Is Tax Relief Possible?
One question I’m asked regularly is about back taxes and tax relief.
“Can I discharge taxes in a bankruptcy?”
And the answer is “Absolutely. ”
But there are some rules that apply.
Some taxes can never go away. If you are an employer and you owe payroll tax or sales tax, they don’t go away. The presumption is that you collected them and you didn’t pay them, so you will have to pay it no matter what.
But income tax is dischargeable in bankruptcy. You can get rid of it in Chapter 7 or Chapter 13. But three rules have to be satisfied.
1. Three year rule. The tax return was last due at least 3 years ago. So if you got an extension for 2009, that means the taxes were due October 15, 2010. If you want to discharge those taxes for 2009, you have to wait until October 16, 2013 to discharge it.
2. Two year rule is that you have to have filed a tax return at least two years ago.
3. 240 day rule (8 months). If you have been audited and reassessed, we have to wait 240 days in order to discharge the tax in bankruptcy.
All three rules must be satisfied in order to discharge taxes in bankruptcy in Chapter 7.
When I say discharged, it’s just like your credit card. It goes away entirely.
In Chapter 13, it means you treat it like a credit card, too, and you end up paying a couple of pennies on the dollar. Now the difference in a Chapter 13 is that if you have taxes that are more recent, you can pay those without interest. They are not dischargeable, but you get 3 to 5 years to pay them without interest.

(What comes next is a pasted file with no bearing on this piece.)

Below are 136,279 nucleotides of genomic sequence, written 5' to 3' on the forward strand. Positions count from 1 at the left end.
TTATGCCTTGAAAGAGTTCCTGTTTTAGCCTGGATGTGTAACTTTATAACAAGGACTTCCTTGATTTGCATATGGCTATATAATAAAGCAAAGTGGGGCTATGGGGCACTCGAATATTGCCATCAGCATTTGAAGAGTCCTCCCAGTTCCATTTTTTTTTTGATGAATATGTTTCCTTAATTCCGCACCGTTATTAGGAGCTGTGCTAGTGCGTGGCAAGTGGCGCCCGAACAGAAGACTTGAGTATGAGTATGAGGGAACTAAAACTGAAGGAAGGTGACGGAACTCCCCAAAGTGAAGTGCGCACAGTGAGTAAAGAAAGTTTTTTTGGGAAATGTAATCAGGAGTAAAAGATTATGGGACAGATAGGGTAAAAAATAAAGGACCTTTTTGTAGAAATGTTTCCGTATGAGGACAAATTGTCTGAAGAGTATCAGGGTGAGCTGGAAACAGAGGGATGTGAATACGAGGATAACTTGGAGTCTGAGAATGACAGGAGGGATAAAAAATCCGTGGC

If the taxes survive in a Chapter 7, you have to work out a payment plan.
Most people (and even many bankruptcy attorneys) are surprised to learn that some taxes can be discharged in a bankruptcy proceeding. The rules are stringent and the timing is critical; we look at every case very carefully. But in essence, if an income tax return was last due at least three years ago, and the return was actually filed at least two years ago and there has been no new assessment in the last 240 days, the tax can be discharged in bankruptcy. This does not mean that tax liens go away; that is a separate matter.
If you have tax issues, make sure your attorney is experienced and knows how to properly address them, because if it is done incorrectly or at the wrong time, it usually cannot be fixed.
I encourage you to come talk to us. We will get a transcript from the IRS so we know for certain exactly what the dates are and we can go forward from there. Tax relief may be able to happen for you.